Kate Kordsmeier [21:29]
Yeah so when I started going to this functional medicine doctor, she’s the one who recommended that I follow an anti-inflammatory diet and she was very careful to say, it’s not a diet in the traditional sense. It’s not keto or paleo or something like that. It’s really just sort of a general way of eating and it’s not super restrictive, which I think was really important for me because especially at the time I was still a food writer. It was like I can’t do some diet that’s going to cut out major food groups and I wouldn’t be able to do my job. I started reading this book called, Clean Cuisine by Ivy Larson and she was also another game changer for me. and really helps me understand what inflammation in the body is how it affects things like our hormones or digestion and why it’s important to eat more anti inflammatory foods and less pro inflammatory foods. So I would say the main takeaway and how I really tried to eat in my life is exactly that more good, less bad. I don’t cut out foods necessarily. I mean, of course, if you have an allergy or sensitivity that’s a different story. But if you don’t, and you’re like me, and you’re just trying to keep your hormones balanced and eat healthy and reduce inflammation, then I focused on getting the good into my diet, and I worry less about cutting out the bad, which happens naturally when you’re eating more good anyway. There’s just basically like the anti inflammatory foods that I just try to incorporate in every meal. When I do that, I feel my best.

Farrar Duro [23:21]
Could you give us some examples of your favorite anti inflammatory foods?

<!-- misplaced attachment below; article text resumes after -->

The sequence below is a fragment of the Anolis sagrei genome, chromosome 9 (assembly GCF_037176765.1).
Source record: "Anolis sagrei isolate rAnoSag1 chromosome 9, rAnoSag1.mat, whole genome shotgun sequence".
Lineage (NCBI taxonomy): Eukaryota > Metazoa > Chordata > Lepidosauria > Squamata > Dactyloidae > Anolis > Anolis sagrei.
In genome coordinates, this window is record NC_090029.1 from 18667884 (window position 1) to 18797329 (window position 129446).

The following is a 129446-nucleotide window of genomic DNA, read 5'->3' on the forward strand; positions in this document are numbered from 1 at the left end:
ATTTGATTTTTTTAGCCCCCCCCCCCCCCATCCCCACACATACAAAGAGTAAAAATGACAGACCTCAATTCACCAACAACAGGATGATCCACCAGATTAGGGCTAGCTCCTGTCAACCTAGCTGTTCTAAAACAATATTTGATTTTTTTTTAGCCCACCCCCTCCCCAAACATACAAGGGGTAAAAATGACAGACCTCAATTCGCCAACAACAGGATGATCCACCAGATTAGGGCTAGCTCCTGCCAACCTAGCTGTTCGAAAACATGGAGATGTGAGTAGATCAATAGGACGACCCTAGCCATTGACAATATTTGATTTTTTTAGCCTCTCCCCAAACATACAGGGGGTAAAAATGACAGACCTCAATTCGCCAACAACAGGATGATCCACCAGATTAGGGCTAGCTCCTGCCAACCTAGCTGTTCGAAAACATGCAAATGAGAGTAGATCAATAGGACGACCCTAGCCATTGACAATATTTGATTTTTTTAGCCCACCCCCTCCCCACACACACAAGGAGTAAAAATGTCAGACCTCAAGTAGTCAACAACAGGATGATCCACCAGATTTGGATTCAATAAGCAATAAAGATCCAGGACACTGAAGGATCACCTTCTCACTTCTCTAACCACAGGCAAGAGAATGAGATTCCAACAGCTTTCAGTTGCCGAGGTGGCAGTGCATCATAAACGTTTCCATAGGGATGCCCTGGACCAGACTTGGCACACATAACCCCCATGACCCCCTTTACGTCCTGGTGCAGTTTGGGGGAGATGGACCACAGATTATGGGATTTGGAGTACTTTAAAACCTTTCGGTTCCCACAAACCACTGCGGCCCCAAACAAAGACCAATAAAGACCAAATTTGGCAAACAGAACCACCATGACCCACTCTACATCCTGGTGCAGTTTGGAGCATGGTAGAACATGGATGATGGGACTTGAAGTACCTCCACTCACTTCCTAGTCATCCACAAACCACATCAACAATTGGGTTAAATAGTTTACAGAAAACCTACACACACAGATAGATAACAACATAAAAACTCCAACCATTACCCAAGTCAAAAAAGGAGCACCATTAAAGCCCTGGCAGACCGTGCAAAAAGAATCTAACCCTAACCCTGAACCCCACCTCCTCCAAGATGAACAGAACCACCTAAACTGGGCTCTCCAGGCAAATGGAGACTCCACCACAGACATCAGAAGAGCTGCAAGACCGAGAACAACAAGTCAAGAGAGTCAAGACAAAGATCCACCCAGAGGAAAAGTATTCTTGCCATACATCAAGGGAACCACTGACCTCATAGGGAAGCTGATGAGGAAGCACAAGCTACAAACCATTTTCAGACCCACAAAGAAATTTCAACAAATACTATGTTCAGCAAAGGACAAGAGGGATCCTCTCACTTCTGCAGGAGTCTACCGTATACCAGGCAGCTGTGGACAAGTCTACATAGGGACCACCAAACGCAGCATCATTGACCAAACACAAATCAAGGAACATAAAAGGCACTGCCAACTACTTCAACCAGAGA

Kate Kordsmeier [23:26]
Yes. So I mean, the obvious starting places, fruits and vegetables, and it’s not the sexiest answer or what seems like oh, it’s the big secret but it truly is the number one thing eating a nutrient dense diet. I always say like eat the rainbow eat your colors. I try to get at least one if not two servings of fruits or vegetables in every meal so that makes it really easy to still eat delicious food but making sure you get all of your nutrients. A lot of women with PCOS have nutrient deficiencies. I know, personally, I was really low in vitamin D. Getting those nutrients is more important in my opinion than cutting out other foods. I start there. I really incorporate healthy fats into as many meals as I can as well. So lots of avocados, olive oil, nuts and seeds, salmon, things like that. I tried to get as many like fiber rich whole grains as I can. Grains are kind of a hot button issue of course, but for me eating things like non flower grains, especially things like quinoa, rice and those kinds of things that are naturally gluten free and really fiber rich has been important for me as well.

Farrar Duro [25:15]
Restricted carbs can make you feel really tired so I know that there are lots of people who have a lot of success with low carb diets and keto but we try to say let’s focus on sustainability, focus on something you can do for life because PCOS doesn’t go away. The symptoms definitely go away but they can come back if you go off eating anti inflammatory foods, stop exercising, you’re not doing your supplements as well or not taking care of yourself. We see patients who have lost a lot of weight with with a specific type of diet and then sometimes we see the same patients come back six months later and they’ve gained everything back and I think it’s just it’s been really frustrating for us over the years. We watch our patients go through that and to see it happen over and over again. We just really made a decision that we don’t want to emphasize a fad diet, we want to really put something in place that is useful for life.

Kate Kordsmeier [26:17]